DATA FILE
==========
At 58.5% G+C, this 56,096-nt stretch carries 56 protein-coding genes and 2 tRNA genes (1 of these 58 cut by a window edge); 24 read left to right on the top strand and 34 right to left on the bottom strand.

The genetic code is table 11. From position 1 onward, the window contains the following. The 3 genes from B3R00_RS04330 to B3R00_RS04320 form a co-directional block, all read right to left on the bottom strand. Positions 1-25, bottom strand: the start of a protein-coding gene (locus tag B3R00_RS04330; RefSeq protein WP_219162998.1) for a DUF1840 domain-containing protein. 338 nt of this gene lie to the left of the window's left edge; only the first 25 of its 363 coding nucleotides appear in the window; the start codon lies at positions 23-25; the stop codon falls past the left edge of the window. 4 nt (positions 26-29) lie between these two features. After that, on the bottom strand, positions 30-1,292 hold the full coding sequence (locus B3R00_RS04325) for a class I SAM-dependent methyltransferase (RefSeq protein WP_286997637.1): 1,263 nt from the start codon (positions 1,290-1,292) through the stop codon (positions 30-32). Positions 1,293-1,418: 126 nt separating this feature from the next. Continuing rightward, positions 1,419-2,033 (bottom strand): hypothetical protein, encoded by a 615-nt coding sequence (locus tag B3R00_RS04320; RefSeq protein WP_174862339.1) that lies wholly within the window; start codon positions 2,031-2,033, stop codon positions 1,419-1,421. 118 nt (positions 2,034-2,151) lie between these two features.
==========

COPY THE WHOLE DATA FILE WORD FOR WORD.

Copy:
At 58.5% G+C, this 56,096-nt stretch carries 56 protein-coding genes and 2 tRNA genes (1 of these 58 cut by a window edge); 24 read left to right on the top strand and 34 right to left on the bottom strand.

The genetic code is table 11. From position 1 onward, the window contains the following. The 3 genes from B3R00_RS04330 to B3R00_RS04320 form a co-directional block, all read right to left on the bottom strand. Positions 1-25, bottom strand: the start of a protein-coding gene (locus tag B3R00_RS04330; RefSeq protein WP_219162998.1) for a DUF1840 domain-containing protein. 338 nt of this gene lie to the left of the window's left edge; only the first 25 of its 363 coding nucleotides appear in the window; the start codon lies at positions 23-25; the stop codon falls past the left edge of the window. 4 nt (positions 26-29) lie between these two features. After that, on the bottom strand, positions 30-1,292 hold the full coding sequence (locus B3R00_RS04325) for a class I SAM-dependent methyltransferase (RefSeq protein WP_286997637.1): 1,263 nt from the start codon (positions 1,290-1,292) through the stop codon (positions 30-32). Positions 1,293-1,418: 126 nt separating this feature from the next. Continuing rightward, positions 1,419-2,033 (bottom strand): hypothetical protein, encoded by a 615-nt coding sequence (locus tag B3R00_RS04320; RefSeq protein WP_174862339.1) that lies wholly within the window; start codon positions 2,031-2,033, stop codon positions 1,419-1,421. 118 nt (positions 2,034-2,151) lie between these two features.